Further, most Russians share a religion with many Ukrainians, Belarusians, Georgians, and Moldovans. Those citizens of the Russian state who are not Orthodox mostly share a religion with the Azeris, Kazaks, Uzbeks, Türkmen, Kyrgyz, and Tajiks. The Ukrainian, Belarusian, Kazak, Uzbek, Kyrgyz, and Tajiki dialects are still written exclusively or primarily in the Cyrillic alphabet, as are the dialects of Siberia that are neither Slavic nor Türkic. And the Ukrainian and Belarusian dialects are closely related to Russian, possessing a high degree of mutual intelligibility, and likely to coalesce with it over time.
Economics has much to do with the integration of the Russian sphere; regional economic cooperation is increasingly attractive, and for many of these states, with no chance of participation in the West, turning to Russia was the only option. Central Asia generally has a broader range of options, based on Islam, or Türkic culture, or in the case of Tajikistan, Persian culture. In that case, a history of integration and the presence of Russians throughout Central Asia is likely to tip the balance.
It is important to note, when speaking of states, that few of the CIS members are democratic. The democratic forces of the Gorbachev era tended to be national-revivalists. They adopted old national symbols, aligned themselves with traditional religions, pushed official status for the local dialect, and in all other ways tried to de-Russify their cultures. The Baltics, with the most recent history of independence, were the most forward with this process, and will have, by 2004, largely sundered themselves from the Russian sphere, though Russian minorities remain behind from the policy of colonization. After the Baltics, Armenia, Georgia, and Ukraine showed the strongest decentralizing tendencies; they, along with Kyrgyzstan, have been the most democratic since 1991, but none is fully democratic today. Armenia, which is the most democratic, is still very nationalist, but has recently seen the abuse of the electoral process by the incumbent president, Robert Kocharyan, a native of Nagorno-Karabakh. In most of the remaining states, the current rulers are simply autocratic holdovers from the Bolshevik period, who have recast themselves as nationalists but have no democratic practices whatsoever. Belarus is ruled by a new figure, Alyaksandar Lukashenka, who tellingly has begun re-Russifying, even re-Bolshevizing, the state.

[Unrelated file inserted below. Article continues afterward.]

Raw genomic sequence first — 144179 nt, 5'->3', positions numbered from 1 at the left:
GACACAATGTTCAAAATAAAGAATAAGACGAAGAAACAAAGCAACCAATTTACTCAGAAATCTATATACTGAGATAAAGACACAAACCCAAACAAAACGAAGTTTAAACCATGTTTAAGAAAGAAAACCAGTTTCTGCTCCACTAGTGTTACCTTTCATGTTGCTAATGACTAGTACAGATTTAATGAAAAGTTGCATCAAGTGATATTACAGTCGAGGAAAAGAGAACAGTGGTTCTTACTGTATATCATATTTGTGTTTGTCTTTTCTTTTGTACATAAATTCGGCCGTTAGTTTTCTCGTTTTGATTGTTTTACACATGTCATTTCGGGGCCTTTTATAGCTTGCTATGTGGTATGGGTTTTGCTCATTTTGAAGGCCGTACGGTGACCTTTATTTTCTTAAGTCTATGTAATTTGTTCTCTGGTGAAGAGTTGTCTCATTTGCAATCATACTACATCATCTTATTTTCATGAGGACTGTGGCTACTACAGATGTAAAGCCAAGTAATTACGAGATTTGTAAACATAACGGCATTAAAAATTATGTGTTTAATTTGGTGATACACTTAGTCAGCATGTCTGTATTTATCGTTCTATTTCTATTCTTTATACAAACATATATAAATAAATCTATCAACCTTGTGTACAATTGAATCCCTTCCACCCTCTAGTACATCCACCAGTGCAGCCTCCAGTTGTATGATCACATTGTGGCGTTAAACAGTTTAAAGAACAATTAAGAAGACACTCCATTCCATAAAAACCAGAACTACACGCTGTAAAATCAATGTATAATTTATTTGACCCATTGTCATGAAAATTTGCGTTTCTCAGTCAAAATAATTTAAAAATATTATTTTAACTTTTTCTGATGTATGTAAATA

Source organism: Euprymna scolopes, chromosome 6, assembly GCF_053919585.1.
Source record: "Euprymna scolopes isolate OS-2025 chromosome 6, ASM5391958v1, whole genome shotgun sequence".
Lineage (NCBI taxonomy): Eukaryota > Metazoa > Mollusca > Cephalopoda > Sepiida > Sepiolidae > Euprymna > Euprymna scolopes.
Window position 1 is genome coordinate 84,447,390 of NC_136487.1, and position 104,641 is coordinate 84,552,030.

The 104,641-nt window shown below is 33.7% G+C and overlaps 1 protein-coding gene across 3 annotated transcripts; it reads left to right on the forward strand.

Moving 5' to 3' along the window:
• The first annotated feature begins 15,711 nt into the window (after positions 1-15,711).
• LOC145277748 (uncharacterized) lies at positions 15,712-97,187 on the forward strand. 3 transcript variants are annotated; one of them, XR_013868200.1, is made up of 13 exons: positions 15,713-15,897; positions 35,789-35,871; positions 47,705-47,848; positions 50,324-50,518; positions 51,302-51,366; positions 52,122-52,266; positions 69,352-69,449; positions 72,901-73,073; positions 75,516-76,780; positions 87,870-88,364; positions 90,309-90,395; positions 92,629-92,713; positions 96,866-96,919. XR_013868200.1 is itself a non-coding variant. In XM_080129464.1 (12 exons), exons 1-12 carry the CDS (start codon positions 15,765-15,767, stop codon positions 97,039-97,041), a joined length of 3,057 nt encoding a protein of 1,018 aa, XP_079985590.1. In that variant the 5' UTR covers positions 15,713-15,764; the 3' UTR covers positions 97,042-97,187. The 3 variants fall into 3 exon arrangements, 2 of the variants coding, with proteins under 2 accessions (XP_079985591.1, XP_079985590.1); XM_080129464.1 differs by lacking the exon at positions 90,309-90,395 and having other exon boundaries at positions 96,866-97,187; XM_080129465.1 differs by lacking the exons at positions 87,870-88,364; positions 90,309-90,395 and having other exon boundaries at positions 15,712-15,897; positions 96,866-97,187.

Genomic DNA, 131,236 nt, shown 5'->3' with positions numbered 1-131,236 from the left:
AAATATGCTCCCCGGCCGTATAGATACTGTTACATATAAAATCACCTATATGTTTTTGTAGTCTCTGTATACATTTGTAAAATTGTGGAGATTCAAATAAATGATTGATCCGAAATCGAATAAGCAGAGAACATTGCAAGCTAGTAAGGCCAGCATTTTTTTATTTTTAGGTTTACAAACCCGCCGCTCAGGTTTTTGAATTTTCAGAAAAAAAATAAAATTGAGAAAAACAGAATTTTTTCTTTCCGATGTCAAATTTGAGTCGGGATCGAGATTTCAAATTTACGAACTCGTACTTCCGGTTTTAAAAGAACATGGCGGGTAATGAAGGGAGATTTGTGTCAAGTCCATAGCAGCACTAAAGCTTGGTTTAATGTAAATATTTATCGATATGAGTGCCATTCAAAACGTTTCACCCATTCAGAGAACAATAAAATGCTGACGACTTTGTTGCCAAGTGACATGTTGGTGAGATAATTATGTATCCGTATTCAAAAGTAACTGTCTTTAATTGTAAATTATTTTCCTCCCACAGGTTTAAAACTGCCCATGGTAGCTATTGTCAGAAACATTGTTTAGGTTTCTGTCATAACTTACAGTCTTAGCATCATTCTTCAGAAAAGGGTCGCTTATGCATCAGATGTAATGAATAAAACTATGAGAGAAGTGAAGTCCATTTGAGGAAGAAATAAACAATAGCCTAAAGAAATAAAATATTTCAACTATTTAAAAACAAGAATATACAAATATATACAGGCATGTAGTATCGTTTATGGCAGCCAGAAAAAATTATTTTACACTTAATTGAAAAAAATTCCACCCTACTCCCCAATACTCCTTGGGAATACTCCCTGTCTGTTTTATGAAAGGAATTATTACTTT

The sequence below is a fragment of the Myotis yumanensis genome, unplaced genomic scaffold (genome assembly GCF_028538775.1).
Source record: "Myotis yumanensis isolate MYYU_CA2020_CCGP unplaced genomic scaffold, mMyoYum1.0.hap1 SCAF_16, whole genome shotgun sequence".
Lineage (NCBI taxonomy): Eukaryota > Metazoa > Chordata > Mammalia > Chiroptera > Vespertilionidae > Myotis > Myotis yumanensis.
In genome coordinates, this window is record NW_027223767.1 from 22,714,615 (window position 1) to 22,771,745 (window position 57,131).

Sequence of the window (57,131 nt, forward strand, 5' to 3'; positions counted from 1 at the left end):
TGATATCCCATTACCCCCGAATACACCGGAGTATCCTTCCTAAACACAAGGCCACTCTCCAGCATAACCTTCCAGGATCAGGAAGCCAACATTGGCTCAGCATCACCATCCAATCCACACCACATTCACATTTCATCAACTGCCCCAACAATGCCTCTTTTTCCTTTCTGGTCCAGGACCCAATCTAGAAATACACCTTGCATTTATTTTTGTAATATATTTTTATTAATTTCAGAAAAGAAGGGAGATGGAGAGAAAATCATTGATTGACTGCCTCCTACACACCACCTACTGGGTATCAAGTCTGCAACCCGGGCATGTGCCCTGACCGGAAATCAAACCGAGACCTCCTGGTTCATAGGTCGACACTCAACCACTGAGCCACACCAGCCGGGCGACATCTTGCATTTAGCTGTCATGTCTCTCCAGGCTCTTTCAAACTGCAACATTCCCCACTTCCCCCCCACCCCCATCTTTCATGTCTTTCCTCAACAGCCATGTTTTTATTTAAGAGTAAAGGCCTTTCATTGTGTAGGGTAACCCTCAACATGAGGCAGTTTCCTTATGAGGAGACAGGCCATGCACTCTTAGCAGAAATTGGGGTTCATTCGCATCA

The Community of Sovereign Republics is the framework for full political integration of Belarus and Russia, being driven by the personality of Alyaksandar Lukashenka. Vladimir Putin seems more willing than enthusiastic about this, particularly since Lukashenka’s vision is of a new superstate in which Belarus and Russia are equal partners, Russia is therefore subordinate, and Lukashenka is the leader. This, needless to say, is political fantasy. It is the closest any state has come to reintegration with Russia, but even were it the will of the two peoples, it would still be an unnecessary duplication. A union state already exists: the Russian Federation. Logically Belarus would be a member of this, and the Russian federal government would remain the highest authority. But while there is undoubtedly sentiment within Belarus for unification, there is also strong nationalist sentiment against. Should Lukashenka succeed, it will only create one more ethnic problem for a future Russia to solve.